Looming iPad 3 launch sparks tablet trade-in stampede

Buy-back companies, eBay note 8X-to-10X higher interest in dumping old iPads as Apple preps new model

Talk of the impending debut of Apple's newest iPad, including the company's announcement yesterday of a March 7 launch event in San Francisco, has pushed tablet trade-in volumes to record levels, buy-back companies said today.

Their reports were consistent with those from online auctioneer eBay, which Tuesday said that tablet sales -- nearly 98% of which were iPads -- were 10 times greater this month than during the same stretch in 2011 in the run-up to the debut of the iPad 2.

"People are very eager for the iPad 3," said Anthony Scarsella, the chief gadget officer of Gazelle, attributing that enthusiasm for a 500% jump in quotes that his company has served compared to last month. "The jump in volume happened a lot earlier than last year for the iPad."

Gazelle is one of several companies that purchase older devices, including smartphones and tablets, from users, then refurbish and resell them direct to consumers via eBay and Amazon.com, as well as to wholesalers.

The new iPad, dubbed iPad 3 by almost everyone -- even though Apple hasn't officially given it a name, priced the various models or even disclosed changes from 2011's iPad 2 -- will be the third in Apple's tablet line. It's expected to go on sale shortly after the launch event Apple will hold in San Francisco next Wednesday.

Rival buy-back company NextWorth has also seen a massive jump in iPad trade-ins, Jeff Trachsel, that company's chief marketing officer, said in an interview today.

"There wasn't a lot of activity in January, I think because people were keeping their powder dry," said Trachsel about the rumors that swirled even then of an impending iPad 3. "But recently we've seen a pretty massive increase, as much as 800% above last month, in [trade-in] quotes for the iPad."

Both Gazelle and NextWorth provide trade-in quotes to potential customers, who select options to describe the conditions of their iPads and designate the model.

"Most of the trade-ins are iPad 2s, which shows that the early adopters -- people who bought an iPad and then an iPad 2 -- are the first to commit to the iPad 3," said Trachsel.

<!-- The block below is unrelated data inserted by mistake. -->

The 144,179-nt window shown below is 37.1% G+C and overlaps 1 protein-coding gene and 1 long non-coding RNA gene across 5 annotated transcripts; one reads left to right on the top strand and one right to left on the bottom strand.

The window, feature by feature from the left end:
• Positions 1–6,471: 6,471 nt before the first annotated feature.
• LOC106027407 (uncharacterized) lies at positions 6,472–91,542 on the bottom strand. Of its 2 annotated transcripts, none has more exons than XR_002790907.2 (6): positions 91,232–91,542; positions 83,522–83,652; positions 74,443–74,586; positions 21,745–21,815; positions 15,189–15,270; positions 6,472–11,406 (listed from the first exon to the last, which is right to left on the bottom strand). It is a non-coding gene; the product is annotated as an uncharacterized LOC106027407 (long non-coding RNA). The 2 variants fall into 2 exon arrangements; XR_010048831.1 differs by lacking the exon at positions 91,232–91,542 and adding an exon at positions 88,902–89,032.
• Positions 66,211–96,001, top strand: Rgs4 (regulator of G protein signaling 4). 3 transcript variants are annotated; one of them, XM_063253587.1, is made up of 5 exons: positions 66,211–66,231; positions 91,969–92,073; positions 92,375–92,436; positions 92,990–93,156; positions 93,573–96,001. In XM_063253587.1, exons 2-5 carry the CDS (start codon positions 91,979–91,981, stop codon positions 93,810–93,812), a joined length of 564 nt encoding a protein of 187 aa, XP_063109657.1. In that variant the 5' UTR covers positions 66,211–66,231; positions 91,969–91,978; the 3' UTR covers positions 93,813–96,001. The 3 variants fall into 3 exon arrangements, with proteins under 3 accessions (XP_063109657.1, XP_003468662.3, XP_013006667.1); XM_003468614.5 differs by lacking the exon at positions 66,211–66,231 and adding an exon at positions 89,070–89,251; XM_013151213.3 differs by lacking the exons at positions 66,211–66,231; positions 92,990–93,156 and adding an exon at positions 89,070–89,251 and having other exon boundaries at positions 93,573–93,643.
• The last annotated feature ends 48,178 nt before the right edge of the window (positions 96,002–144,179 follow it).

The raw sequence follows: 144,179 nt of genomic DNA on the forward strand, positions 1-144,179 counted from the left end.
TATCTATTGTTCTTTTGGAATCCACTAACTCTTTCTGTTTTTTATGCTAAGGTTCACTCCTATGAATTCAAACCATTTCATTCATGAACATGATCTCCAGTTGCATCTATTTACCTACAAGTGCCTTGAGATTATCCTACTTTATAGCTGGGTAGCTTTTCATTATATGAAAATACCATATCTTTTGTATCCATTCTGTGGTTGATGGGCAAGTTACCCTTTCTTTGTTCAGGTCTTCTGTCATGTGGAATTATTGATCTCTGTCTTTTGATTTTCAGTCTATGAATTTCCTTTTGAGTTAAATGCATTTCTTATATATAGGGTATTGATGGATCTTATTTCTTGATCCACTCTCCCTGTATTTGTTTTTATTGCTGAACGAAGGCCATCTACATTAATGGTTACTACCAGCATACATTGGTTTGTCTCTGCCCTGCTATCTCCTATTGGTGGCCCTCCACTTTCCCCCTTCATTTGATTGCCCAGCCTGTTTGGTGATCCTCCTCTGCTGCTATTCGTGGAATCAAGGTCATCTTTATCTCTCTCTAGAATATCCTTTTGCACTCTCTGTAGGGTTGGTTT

Scarsella agreed, saying that iPad 2 quotes accounted for 75% of all iPad buying offers Gazelle has given.

The waning and waxing of trade-in activity is directly tied to the news and rumors that float to the top of the Web, said Scarsella and Trachsel.

When talk surfaced three weeks ago that Apple would unveil the iPad 3 the first week of March, trade-in interest shot up 400%, said Scarsella. News Tuesday that Apple had sent invitations to reporters and analysts for the March 7 event sent them soaring even higher.

Prices will continue to decline between now and the actual unveiling of the iPad as sellers flood the market, then level off a week or two after the March 7 introduction, said Trachsel, who based his prediction on NextWorth's data and the trade-in activity around the launch of the iPhone 4S last October.

Both Gazelle and NextWorth have predicted the success of past Apple hardware, including the iPad 2, by the trade-in volume they're handled.

On that basis, the iPad 3 should do very well.

"We've never seen [trade-in volume] of this magnitude before," said Scarsella, comparing the current interest to 2011's debut of the iPad 2.

eBay echoed that, saying the site had fielded more than 125,000 tablet offers on its InstantSale section, almost all of them iPads. The 125,000 figure was 10 times larger than the number of offers sellers posted in the weeks leading to the iPad 2's March 2, 2011, launch.

The top tablet on eBay's InstantSale was the iPad 2 Wi-Fi + 3G for AT&T, but Gazelle and NextWorth both pegged the 16GB iPad 2 with Wi-Fi only as their top trade-ins.

Facts still to be determined, including the price of the new iPad and new features or hardware Apple's added, as well as whether Apple will keep selling the iPad 2 at a lower price -- as most experts expect -- will affect the trade-in prices for older tablets, said Scarsella.

Prices paid out by Gazelle and NextWorth have already started to slide: Today, Gazelle offered $222 for a 16GB Wi-Fi iPad 2 in "good condition," down from $230 on Tuesday. NextWorth said it would pay $250 for the same iPad 2 today, down from yesterday's $256.

Customers can get quotes from Gazelle and NetWorth through their respective websites. Gazelle locks in a quote for 30 days, while NextWorth guarantees the quoted price for 21 days.

Gregg Keizer covers Microsoft, security issues, Apple, Web browsers and general technology breaking news for Computerworld. Follow Gregg on Twitter at @gkeizer, on Google+ or subscribe to Gregg's RSS feed. His email address is gkeizer@computerworld.com.

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